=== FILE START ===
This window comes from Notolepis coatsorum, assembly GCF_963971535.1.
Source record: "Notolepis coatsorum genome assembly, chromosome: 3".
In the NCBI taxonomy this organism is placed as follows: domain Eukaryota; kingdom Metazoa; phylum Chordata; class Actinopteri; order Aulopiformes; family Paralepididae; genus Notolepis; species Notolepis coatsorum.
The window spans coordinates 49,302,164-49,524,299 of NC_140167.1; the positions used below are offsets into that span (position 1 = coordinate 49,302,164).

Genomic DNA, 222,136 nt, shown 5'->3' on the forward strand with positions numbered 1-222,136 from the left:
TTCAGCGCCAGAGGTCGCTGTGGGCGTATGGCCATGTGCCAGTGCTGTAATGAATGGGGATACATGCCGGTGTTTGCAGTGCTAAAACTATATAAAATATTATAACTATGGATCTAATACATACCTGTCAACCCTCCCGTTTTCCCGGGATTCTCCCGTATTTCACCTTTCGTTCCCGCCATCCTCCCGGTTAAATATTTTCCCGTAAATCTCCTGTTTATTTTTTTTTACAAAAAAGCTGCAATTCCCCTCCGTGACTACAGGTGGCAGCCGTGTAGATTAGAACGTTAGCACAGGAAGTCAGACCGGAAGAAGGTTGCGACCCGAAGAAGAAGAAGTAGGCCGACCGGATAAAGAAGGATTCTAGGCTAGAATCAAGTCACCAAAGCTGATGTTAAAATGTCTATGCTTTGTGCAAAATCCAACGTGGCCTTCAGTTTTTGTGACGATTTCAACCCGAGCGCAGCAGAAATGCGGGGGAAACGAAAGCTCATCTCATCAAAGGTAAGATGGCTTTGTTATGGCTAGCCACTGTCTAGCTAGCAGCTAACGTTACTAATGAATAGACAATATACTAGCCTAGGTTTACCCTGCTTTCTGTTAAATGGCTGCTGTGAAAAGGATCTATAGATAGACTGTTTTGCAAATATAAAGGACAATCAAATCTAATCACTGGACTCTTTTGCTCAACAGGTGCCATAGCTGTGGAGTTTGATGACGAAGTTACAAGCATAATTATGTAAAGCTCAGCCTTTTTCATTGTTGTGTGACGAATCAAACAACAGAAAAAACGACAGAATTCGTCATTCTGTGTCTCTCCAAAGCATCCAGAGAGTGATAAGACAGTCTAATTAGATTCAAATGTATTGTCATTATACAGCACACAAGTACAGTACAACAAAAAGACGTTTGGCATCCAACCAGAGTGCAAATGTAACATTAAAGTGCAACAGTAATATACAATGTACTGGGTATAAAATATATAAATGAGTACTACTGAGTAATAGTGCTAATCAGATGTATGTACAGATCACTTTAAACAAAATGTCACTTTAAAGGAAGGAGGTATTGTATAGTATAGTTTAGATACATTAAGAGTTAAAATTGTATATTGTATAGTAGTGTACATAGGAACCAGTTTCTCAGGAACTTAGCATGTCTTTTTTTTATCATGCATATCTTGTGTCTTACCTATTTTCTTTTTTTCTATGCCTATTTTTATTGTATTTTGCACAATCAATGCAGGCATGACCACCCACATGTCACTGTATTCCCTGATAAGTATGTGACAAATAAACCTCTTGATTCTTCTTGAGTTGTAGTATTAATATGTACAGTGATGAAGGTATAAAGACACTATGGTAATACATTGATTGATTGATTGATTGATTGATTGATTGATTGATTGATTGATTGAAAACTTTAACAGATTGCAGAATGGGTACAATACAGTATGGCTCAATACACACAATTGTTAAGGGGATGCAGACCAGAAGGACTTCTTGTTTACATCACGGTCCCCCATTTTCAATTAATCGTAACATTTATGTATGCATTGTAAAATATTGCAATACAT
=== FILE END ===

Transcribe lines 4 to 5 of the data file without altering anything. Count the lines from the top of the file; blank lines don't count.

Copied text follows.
The window spans coordinates 49,302,164-49,524,299 of NC_140167.1; the positions used below are offsets into that span (position 1 = coordinate 49,302,164).

Genomic DNA, 222,136 nt, shown 5'->3' on the forward strand with positions numbered 1-222,136 from the left: